The sector model is driven at the surface by an idealized profile of wind stress that places the peak wind stress within the circumpolar channel [see Fig. 2 of Munday et al. (2013)]. Surface forcing of temperature and salinity is carried out using restoring toward idealized profiles based on observations of the Atlantic. The restoring time scale for temperature is 10 days, and the restoring time scale for salinity is 30 days. The structure of the surface forcing does not vary with model grid spacing and is designed so that the surface density at the northern boundary is intermediate between that at the southern boundary and the northern edge of the circumpolar channel. This ensures that the model analog of North Atlantic Deep Water sinks to middepth and upwells within the confines of the circumpolar channel.

At a grid spacing of 2°, the sector model uses the Gent and McWilliams (1990) parameterization of the mesoscale eddy field with a constant diffusivity coefficient of 1000 m^{2} s^{−1}. At finer grid spacings, the coefficient is greatly reduced, such that the permitted/resolved mesoscale eddy field is undamped by the parameterization [see Munday et al. (2013) for details].

At each model grid spacing, a total of 12 different wind stress values were used, ranging from a peak value of 0.0 N m^{−2} to a peak value of 1.0 N m^{−2} with a control value of 0.2 N m^{−2}. The 2° model was run for 30 000 years in total and is at equilibrium in under half of this (roughly 10 000 years). The ⅙° model was run for 400 years, which is long enough for the isopycnal slopes and “Drake Passage” transport to be reasonably equilibrated. The control experiment, and both extreme wind perturbations, were run for another 400 years and the (small) change in 10-yr mean circumpolar transport was well within the variability.

The ⅙° model has a sufficiently fine grid so as to permit a vigorous mesoscale eddy field. At the northern edge of the circumpolar channel, the first baroclinic Rossby radius is around 40–60 km, roughly 4–5 grid boxes. The deformation radius is much smaller near the southern boundary and the flow commensurately less well resolved. The eddy kinetic energy (EKE) is comparable to that found in state-of-the-art ocean simulations, such as the coupled climate models in Delworth et al. (2012) or the latest iteration of the SOSE (Mazloff et al. 2010). Details of the spatial distribution and sensitivity to wind stress changes of the EKE can be found in Munday et al. (2013).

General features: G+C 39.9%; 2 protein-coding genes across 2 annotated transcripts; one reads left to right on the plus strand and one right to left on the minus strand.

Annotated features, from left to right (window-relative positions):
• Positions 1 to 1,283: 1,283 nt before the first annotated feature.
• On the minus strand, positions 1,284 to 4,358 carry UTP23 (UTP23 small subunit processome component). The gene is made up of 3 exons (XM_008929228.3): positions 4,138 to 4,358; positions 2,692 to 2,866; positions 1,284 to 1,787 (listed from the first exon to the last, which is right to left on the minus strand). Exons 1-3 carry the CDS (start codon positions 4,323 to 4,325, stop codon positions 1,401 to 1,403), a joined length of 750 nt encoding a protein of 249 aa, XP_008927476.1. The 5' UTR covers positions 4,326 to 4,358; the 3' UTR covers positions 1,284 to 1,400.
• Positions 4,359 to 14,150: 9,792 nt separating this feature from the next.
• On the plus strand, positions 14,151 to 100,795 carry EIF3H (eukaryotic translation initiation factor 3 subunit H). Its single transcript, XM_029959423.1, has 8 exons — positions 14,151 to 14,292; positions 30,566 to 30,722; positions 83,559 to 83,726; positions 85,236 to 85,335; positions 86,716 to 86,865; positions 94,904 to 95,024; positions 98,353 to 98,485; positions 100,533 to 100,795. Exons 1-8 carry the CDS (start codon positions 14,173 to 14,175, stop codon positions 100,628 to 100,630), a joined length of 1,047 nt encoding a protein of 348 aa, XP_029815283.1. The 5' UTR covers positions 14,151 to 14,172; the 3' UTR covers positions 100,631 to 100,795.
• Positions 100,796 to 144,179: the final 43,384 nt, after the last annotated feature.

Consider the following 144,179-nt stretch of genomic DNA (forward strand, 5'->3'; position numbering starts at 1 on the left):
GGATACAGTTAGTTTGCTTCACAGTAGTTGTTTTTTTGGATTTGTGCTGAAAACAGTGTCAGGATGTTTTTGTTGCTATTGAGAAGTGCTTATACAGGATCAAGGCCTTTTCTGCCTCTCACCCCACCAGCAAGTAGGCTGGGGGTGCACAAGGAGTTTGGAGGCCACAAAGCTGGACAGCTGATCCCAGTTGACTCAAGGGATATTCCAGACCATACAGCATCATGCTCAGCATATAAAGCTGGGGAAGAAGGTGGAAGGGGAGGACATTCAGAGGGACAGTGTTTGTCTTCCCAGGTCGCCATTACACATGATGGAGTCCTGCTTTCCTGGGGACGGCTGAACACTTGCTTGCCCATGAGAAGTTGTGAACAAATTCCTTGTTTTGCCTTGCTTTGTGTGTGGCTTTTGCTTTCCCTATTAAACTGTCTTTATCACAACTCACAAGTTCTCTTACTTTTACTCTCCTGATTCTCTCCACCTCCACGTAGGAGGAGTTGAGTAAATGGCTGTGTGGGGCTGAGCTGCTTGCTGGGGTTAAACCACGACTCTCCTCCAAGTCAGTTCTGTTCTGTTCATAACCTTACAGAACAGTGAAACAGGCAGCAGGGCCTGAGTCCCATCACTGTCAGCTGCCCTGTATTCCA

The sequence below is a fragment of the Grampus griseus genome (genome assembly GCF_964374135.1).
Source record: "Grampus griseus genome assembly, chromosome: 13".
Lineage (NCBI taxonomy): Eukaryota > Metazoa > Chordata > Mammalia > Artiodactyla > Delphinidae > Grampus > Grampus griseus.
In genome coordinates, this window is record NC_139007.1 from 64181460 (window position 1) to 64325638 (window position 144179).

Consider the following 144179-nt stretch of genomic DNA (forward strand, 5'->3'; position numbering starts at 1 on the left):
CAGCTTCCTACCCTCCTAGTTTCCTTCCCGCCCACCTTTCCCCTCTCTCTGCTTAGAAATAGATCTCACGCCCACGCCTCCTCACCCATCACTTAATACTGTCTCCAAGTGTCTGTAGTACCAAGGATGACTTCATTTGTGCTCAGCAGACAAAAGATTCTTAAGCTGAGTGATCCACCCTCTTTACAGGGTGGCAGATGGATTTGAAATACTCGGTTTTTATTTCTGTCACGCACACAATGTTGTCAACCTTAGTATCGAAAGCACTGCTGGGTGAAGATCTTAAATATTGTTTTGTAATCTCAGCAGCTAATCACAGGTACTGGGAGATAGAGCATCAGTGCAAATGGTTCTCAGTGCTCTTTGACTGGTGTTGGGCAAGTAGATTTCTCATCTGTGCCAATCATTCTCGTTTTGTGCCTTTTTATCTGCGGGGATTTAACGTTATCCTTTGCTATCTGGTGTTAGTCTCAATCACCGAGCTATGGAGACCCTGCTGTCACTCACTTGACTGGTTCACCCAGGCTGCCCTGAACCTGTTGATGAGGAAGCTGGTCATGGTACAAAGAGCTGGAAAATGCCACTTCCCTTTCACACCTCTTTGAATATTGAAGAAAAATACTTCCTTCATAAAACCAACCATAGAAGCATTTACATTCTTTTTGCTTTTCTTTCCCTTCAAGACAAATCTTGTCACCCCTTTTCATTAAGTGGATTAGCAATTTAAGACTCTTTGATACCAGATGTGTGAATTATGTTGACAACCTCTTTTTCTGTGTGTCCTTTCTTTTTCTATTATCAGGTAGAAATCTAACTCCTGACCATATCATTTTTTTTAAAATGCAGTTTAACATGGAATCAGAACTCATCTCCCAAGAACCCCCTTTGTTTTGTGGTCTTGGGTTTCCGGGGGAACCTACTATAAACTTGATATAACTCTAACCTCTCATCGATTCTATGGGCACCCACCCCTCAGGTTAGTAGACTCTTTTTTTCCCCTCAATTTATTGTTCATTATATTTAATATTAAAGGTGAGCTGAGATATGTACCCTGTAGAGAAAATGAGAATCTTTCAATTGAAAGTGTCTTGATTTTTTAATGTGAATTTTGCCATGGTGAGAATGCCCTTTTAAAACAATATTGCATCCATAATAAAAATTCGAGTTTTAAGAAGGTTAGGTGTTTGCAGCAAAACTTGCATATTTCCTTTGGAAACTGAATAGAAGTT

## 4. Observational and numerical tests of constraint

### a. Vertical gradient of isopycnal slope

Along several large sections of the ACC, far from large bathymetric features (e.g., in the eastern Pacific sector), the depth-averaged slope gradient (i.e., *β*/*f*_{0} = *a*^{−1} cot(*ϕ*) (see Fig. 2). To illustrate this, we calculate ∂*s*/∂*z* using the slope of several potential buoyancy surfaces that cut through the interior ocean across the ACC. Density is calculated using the modified UNESCO polynomial of JMD95, and pressure is taken to be hydrostatic. Potential buoyancy is calculated as *σ*_{n} as either *σ*_{1} = *ρ*(*T*, *S*, *p* = 1000 dbar) − *ρ*_{0} or *σ*_{2} = *ρ*(*T*, *S*, *p* = 2000 dbar) − *ρ*_{0}, where *ρ*_{0} = 1000 kg m^{−3}). We consider the buoyancy surfaces in 20°-wide-centered zonal means (i.e., 10° to either side of a selected longitude), bounded in latitude by the Polar Front (PF) and the northern extension of the Subantarctic Front (SAF-N), and bounded in depth well below the mixed layer (500 m) and above the bathymetry (down to 4800 m or just above the local bathymetry). The slope of each density surface is estimated by linear regression in order to capture the large-scale change in slope by filtering out small-scale variations. The rate of change of slope with *b* is estimated by linear regression of slopes and buoyancy levels. Finally, the large-scale rate of change of slope with depth (i.e., ∂*b*/∂*z*) is used to convert ∂*s*/∂*b* to ∂*s*/∂*z*. In the following text, *r*_{1} refers to *r* evaluated using potential density surfaces *σ*_{1}, and *r*_{2} refers to *r* evaluated using *σ*_{2}.